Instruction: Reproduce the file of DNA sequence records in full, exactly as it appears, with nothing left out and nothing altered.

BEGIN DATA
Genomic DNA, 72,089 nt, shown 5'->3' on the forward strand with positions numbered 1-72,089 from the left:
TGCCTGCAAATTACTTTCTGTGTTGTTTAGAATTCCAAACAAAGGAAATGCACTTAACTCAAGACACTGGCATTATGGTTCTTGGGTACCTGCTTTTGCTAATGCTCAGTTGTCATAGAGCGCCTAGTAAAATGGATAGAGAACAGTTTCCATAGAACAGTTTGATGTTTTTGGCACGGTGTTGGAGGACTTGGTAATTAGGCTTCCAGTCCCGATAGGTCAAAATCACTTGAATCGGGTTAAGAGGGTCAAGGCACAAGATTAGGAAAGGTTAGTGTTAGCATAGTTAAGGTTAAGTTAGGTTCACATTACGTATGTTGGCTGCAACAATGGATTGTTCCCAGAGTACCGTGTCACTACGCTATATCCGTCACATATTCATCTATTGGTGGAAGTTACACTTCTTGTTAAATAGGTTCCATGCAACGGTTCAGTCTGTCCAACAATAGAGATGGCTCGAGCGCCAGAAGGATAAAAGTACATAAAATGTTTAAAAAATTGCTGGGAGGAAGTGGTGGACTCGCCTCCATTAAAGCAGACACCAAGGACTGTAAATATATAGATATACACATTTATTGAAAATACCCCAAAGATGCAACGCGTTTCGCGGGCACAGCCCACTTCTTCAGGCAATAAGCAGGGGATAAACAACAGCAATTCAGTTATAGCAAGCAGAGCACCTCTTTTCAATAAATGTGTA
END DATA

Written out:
Genomic DNA, 72,089 nt, shown 5'->3' on the forward strand with positions numbered 1-72,089 from the left:
TGCCTGCAAATTACTTTCTGTGTTGTTTAGAATTCCAAACAAAGGAAATGCACTTAACTCAAGACACTGGCATTATGGTTCTTGGGTACCTGCTTTTGCTAATGCTCAGTTGTCATAGAGCGCCTAGTAAAATGGATAGAGAACAGTTTCCATAGAACAGTTTGATGTTTTTGGCACGGTGTTGGAGGACTTGGTAATTAGGCTTCCAGTCCCGATAGGTCAAAATCACTTGAATCGGGTTAAGAGGGTCAAGGCACAAGATTAGGAAAGGTTAGTGTTAGCATAGTTAAGGTTAAGTTAGGTTCACATTACGTATGTTGGCTGCAACAATGGATTGTTCCCAGAGTACCGTGTCACTACGCTATATCCGTCACATATTCATCTATTGGTGGAAGTTACACTTCTTGTTAAATAGGTTCCATGCAACGGTTCAGTCTGTCCAACAATAGAGATGGCTCGAGCGCCAGAAGGATAAAAGTACATAAAATGTTTAAAAAATTGCTGGGAGGAAGTGGTGGACTCGCCTCCATTAAAGCAGACACCAAGGACTGTAAATATATAGATATACACATTTATTGAAAATACCCCAAAGATGCAACGCGTTTCGCGGGCACAGCCCACTTCTTCAGGCAATAAGCAGGGGATAAACAACAGCAATTCAGTTATAGCAAGCAGAGCACCTCTTTTCAATAAATGTGTA